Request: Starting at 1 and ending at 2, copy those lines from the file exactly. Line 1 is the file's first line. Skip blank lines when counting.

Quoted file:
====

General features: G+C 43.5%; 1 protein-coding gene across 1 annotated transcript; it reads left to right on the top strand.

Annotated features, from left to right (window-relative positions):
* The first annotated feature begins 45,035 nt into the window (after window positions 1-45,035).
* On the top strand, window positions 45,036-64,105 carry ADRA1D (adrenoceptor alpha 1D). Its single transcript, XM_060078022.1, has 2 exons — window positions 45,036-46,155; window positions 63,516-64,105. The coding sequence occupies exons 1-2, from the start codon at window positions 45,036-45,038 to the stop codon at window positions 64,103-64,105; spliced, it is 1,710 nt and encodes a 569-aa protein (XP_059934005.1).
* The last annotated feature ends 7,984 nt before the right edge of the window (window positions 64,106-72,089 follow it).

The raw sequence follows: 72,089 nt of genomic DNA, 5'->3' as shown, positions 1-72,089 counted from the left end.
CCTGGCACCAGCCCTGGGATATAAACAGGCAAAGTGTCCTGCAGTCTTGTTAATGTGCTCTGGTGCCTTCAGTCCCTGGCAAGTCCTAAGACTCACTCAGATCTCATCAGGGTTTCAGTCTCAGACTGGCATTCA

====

General features: G+C 43.5%; 1 protein-coding gene across 1 annotated transcript; it reads left to right on the top strand.

Annotated features, from left to right (window-relative positions):